Eggs, milk, butter, luncheon meat and bread. What sounds like a typical shopping list has become a staple for food-insecure households during the COVID-19 pandemic.
That’s why Cami Mallory and her wife, Rebecca Mallory, started Families Feeding Families, a community program that redistributes food to families without access to transportation.
“It’s families feeding families in our neighborhood, in our community, donating money, donating food and donating supplies … for other families,” Cami said.
So far, the Mallorys have delivered food to more than a dozen families – roughly 75 people – since they embarked on the endeavor March 21. Cami said they wouldn’t have been able to do it without their neighbors responding to her posts on Facebook and NextDoor asking for groceries.
“All of the neighbors wanted to go to the store and buy food, not just give us food that has been sitting in their pantry that they might not eat,” Cami said. “One woman went to Costco and she bought $200 worth of food.”
To date, the family has spent at least $1,500 out of pocket to make sure children and families are fed.
Cami knows all about food insecurity. Growing up, her family didn’t have access to transportation, and it was hard for her to find a healthy meal. When she was a first grader, the only place where she could rely on a consistent meal was at her elementary school.
Though the Public Education Department has set up sites for children to collect meals since March 16, Cami wondered about the families that don’t have access to transportation.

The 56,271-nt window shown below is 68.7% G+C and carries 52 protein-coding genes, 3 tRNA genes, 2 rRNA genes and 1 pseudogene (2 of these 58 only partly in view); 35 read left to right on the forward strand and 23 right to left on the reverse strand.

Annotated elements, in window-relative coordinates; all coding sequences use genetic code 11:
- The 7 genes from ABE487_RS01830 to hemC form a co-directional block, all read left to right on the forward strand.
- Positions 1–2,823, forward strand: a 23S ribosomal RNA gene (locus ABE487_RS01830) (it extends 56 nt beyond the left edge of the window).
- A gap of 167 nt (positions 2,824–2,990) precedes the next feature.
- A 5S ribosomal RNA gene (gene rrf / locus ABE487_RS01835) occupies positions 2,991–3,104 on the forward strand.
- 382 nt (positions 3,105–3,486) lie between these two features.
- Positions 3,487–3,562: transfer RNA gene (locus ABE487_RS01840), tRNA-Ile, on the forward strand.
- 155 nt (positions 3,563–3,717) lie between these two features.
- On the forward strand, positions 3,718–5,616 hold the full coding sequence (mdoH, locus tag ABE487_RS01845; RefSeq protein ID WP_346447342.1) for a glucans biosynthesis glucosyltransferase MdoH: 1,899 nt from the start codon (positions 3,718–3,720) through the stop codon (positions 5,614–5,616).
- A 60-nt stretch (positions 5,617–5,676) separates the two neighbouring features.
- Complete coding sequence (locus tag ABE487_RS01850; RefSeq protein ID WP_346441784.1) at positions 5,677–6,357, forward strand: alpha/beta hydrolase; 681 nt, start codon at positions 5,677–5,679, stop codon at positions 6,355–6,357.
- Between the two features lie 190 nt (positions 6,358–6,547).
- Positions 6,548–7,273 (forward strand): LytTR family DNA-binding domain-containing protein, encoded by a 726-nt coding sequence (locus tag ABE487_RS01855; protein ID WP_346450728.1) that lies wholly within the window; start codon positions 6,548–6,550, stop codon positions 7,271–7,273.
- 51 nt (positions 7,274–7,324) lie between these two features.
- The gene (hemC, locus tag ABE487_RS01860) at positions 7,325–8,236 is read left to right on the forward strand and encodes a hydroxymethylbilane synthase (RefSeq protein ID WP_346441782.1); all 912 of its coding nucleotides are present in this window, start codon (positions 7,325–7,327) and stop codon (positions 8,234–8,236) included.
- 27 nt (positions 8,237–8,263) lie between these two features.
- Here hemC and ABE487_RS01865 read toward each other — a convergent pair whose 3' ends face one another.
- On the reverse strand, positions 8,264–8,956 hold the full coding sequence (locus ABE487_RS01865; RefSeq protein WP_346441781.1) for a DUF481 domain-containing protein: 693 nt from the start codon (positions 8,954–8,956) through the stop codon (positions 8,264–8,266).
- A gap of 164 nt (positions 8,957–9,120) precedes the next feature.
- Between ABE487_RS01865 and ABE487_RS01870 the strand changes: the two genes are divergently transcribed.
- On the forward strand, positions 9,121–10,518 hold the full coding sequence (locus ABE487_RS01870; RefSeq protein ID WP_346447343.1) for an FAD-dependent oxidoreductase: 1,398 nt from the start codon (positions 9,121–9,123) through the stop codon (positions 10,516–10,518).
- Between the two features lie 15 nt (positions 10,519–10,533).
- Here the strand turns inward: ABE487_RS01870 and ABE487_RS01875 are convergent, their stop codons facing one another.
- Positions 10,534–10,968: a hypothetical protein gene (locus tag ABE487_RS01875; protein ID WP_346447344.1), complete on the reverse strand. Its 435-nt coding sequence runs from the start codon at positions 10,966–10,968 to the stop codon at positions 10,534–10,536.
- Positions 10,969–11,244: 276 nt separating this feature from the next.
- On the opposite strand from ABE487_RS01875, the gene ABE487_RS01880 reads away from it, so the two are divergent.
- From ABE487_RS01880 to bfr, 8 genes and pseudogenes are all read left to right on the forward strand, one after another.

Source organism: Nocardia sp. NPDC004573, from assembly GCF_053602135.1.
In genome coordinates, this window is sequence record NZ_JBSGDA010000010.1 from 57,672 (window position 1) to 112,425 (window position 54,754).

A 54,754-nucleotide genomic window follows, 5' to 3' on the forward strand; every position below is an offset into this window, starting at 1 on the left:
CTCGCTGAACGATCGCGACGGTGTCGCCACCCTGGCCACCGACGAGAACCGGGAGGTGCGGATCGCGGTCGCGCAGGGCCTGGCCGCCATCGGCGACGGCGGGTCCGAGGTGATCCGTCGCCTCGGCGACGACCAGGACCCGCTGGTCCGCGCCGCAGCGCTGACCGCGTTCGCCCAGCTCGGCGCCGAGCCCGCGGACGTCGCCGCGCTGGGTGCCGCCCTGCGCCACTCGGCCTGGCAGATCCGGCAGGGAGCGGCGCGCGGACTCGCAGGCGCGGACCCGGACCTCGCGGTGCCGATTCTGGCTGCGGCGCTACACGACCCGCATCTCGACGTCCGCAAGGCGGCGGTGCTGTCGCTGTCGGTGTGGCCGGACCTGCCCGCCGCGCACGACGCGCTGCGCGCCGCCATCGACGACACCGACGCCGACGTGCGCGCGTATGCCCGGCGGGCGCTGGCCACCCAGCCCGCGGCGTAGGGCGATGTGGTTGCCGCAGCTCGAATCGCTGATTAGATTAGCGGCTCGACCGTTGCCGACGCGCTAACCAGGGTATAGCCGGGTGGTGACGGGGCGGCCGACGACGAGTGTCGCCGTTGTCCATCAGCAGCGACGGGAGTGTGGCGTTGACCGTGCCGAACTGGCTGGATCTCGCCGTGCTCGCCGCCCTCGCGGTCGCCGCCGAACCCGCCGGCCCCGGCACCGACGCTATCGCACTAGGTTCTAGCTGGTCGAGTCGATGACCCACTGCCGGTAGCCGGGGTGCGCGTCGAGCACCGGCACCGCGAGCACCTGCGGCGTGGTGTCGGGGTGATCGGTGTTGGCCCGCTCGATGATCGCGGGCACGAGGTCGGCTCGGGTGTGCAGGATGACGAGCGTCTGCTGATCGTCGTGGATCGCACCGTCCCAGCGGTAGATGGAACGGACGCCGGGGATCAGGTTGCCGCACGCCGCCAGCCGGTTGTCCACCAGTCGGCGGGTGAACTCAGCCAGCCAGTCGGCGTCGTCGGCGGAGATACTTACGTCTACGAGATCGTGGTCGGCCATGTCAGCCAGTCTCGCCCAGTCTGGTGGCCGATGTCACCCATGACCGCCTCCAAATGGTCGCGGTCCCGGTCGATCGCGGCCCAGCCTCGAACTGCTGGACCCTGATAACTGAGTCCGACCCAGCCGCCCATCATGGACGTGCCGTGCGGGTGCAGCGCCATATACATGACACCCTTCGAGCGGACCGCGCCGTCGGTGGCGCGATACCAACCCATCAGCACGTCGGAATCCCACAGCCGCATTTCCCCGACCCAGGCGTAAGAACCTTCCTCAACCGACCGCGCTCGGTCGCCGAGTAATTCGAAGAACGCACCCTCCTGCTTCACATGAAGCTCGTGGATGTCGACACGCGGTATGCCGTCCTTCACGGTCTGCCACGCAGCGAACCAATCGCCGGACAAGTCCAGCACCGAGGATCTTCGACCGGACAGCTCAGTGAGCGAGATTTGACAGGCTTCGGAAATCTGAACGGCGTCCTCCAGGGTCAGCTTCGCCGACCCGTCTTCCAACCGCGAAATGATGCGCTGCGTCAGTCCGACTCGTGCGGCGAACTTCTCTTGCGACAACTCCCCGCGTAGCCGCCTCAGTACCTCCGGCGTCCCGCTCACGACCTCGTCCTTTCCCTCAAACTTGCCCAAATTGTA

“I remember being that child,” Mallory said.
Now, she makes sure every family is fed for 7 to 10 days with the food they send out.
The Mallorys’ first delivery was to a family in Socorro who “had nothing.”
Prepared for the three-hour trip, Cami, Rebecca and their daughter, Faith, packed up their cooler with food and drove out.
“If someone tells me that they have a child and they don’t have any food or they don’t have a way to get food, I don’t care if they live in Raton, I don’t care if they live in Truth or Consequences, I’m going to get them food,” Cami said. “I will not let a kid go hungry.”
One day a week, the Mallorys lay out everything they need to prepare for a trip that will take them around the city of Albuquerque or to Bernalillo. Teal bins are front and center in their garage as the family gathers supplies for distribution. They make sure every family has some sort of paper products, nonperishables, meat and, most importantly, fruits and vegetables. Up until they load everything into their car, they’re still accepting donations from good Samaritans.
Karen Peer, a manager for a chiropractic clinic, dropped off dog and cat food.
“I have pets and that’s important to me … I wanted to help in that area,” Peer said.
The Mallorys head out with their bins and car filled to the brim.
As they approach their first stop, two children run out of the apartment to greet them. Without having to be told, the children, younger than 12 and beaming, race up the stairs back to their home with a few bags in each hand.
Before their mother, Nadine Smith, could react, her son, Jaren Smith, started organizing the fridge and putting away groceries.
For Smith, Families Feeding Families has become a lifeline. Before the pandemic, she was a housekeeper for elderly clients she met while riding the city bus.
“Now I can’t do their housekeeping because they’re isolated,” Smith said.
If it weren’t for the donations, Smith wouldn’t know what she’d do.
“I’m thankful for my care package,” Smith said. “Me and my kids would have to make ends meet by feeding them less than (I usually would). It’s hard. I’m thankful for all they do for me.”